Obama’s Hidden African Agenda
For an administration that prides itself in never letting a crisis go to waste, the Ebola outbreak is seemingly offering the perfect opportunity to achieve a long-time Western goal – to build up a U.S. military presence in Africa in the face of growing Chinese investment and influence on the continent.
President Obama recently announced that an estimated 3,000 U.S. forces will join the U.S. Africa Command, or Africom. The stated goal of those forces, according to a White House release, is to establish a Joint Force Command headquartered in Monrovia, Liberia, to “provide regional command and control support … and facilitate coordination with U.S. government and international relief efforts.”
Obama’s plan to fight Ebola in West Africa calls for $500 million to be added to this year’s Overseas Contingency Operations for “humanitarian assistance” in West Africa. Some estimates say the actual cost will exceed $750 million.
While the personnel sent to Africa will undoubtedly aid in containing the Ebola outbreak, there may be ulterior motives for their deployment. In August, the World Bank documented that economic growth in resource-rich Sub-Saharan Africa rose to 4.7 percent in 2013 and is estimated to burst to 5.2 percent by the end of 2014. The rise has been aided by international investment in natural resources and infrastructure, the World Bank noted.
The Washington Post in August reported that in recent years China “has arguably become the most formidable of the foreign players in Africa,” with China in 2009 surpassing the U.S. as Africa’s largest trading partner. Indeed, Chinese trade with African countries was nearly double that of the U.S. in 2013, with China doing $200 billion in business that year compared to about $110 billion between Africa and the U.S. that same year.
The Obama administration has sought to expand U.S. influence in Africa, with the president hosting an Africa summit and traveling to the continent last year. Also, as the Post noted, Commerce Secretary Penny Pritzker more than doubled the size of her department’s presence in Africa, bringing Commerce’s African offices to a total of eight countries. Still, that number pales in comparison to China’s commercial offices in 54 African nations.
Until the Ebola outbreak, Africom only had approximately 2,000 assigned personnel, with the command’s headquarters located in Stuttgart, Germany. Obama’s Ebola directive now sends 3,000 personnel to a base in Africa and calls for establishing a new Joint Force Command in Monrovia, Liberia, working with international partners.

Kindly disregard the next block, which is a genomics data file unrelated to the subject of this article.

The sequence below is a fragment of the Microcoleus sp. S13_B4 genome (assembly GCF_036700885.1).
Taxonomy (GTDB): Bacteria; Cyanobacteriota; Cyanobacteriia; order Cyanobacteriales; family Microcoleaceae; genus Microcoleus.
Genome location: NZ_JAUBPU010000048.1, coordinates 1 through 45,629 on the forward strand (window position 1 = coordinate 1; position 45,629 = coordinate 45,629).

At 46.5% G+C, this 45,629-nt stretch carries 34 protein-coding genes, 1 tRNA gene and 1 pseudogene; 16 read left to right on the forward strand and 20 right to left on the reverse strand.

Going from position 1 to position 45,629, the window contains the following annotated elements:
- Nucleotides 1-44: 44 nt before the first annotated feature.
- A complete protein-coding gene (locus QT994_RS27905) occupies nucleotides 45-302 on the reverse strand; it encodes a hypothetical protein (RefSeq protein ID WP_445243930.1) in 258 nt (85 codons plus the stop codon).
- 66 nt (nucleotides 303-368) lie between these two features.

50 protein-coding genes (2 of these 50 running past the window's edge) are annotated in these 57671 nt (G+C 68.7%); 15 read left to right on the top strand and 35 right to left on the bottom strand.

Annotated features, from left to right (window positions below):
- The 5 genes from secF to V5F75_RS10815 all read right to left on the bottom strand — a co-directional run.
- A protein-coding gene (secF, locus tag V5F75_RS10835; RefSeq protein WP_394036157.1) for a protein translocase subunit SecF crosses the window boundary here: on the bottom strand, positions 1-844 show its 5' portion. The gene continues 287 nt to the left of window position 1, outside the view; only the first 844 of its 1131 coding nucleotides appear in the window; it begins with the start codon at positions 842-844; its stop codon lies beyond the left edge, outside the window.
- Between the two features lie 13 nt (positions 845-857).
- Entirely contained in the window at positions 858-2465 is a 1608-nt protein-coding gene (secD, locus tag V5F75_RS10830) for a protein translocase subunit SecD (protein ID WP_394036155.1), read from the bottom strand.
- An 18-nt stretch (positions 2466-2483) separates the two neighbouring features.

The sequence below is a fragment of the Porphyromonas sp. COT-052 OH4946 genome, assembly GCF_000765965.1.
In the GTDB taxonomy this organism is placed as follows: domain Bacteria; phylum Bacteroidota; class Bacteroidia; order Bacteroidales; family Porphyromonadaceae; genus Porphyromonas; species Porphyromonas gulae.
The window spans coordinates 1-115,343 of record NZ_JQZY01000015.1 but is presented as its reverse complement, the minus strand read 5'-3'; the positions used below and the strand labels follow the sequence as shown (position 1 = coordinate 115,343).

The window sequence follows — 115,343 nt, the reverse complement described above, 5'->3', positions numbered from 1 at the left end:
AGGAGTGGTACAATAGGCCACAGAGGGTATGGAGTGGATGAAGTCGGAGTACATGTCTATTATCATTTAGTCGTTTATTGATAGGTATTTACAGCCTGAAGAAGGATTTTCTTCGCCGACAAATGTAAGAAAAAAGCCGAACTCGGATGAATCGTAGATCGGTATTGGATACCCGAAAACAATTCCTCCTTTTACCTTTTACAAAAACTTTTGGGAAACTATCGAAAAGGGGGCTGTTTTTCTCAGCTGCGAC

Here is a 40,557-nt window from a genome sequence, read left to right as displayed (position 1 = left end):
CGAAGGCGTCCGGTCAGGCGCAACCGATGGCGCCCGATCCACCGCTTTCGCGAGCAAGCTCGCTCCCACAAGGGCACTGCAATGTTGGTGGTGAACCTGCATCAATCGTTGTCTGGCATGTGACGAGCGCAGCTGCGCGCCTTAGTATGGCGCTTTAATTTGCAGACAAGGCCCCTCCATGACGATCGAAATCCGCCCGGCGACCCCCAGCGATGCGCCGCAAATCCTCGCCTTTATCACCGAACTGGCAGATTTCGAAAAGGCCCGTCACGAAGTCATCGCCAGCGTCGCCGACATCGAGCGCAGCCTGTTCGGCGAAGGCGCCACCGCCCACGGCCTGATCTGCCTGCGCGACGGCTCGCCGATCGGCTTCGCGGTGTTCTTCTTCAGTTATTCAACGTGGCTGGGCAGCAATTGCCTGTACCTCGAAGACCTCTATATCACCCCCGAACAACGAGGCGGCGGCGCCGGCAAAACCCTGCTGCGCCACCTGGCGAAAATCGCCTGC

A long-term goal of Africom was always to establish a major base inside Africa.
Interestingly, a recent survey of attitudes of African nations showed that only a crisis like Ebola could help persuade skeptical countries on the continent to accept an increased Africom presence. In 2010, pollster and political scientist A. Carl LeVan analyzed more than 500 African news reports, finding, according to his stated conclusion, that “support for AFRICOM corresponded with greater aid dependence, and that countries sustaining high levels of growth with less foreign aid were more critical of AFRICOM.”
LeVan stressed the heavy influence of the African news media and its role in supporting or opposing an increased Africom presence.
Last month, the All Africa news agency reported that African countries were cracking down on media outlets amid the Ebola outbreak, leading to complaints from news outlets and local civil rights activists.
Turkey Secretly Helping ISIS
The Kingdom of Jordan says it caught more than a dozen members of ISIS who disclosed during interrogations that they received training from NATO member Turkey.
A senior Jordanian security official who spoke on condition of anonymity told KleinOnline that 16 ISIS members were nabbed in recent days attempting to infiltrate Jordan from the Syrian border.
The official said the ISIS jihadists had planned to carry out attacks against the moderate Jordanian regime, sparking fears that the ISIS insurgency will spread beyond Iraq and Syria to Jordan, a key U.S. and Israeli ally.
The official said the ISIS jihadists admitted upon interrogation to being trained in Turkey. While such confessions, which could have been extracted under duress, cannot necessarily be relied upon, there have been other allegations of Turkish support for ISIS.
A senior Egyptian security official told this reporter that Turkey is providing direct intelligence and logistical support to ISIS. The official said that Egypt has information that Turkish intelligence is passing satellite imagery and other data to ISIS, exposing s the positions of Kurdish fighters and the storage locations of their weapons and munitions.
The official also confirmed reports that Turkey released ISIS terrorists from jail in a sweeping deal with the jihadist organization that saw the release of 49 hostages from the Turkish embassy in Mosul who were being held by ISIS.
While some news media reports say Turkey may have released at least 180 ISIS terrorists in the deal, including two British jihadists, the Egyptian official said the number of ISIS terrorists released by Turkey was closer to 700.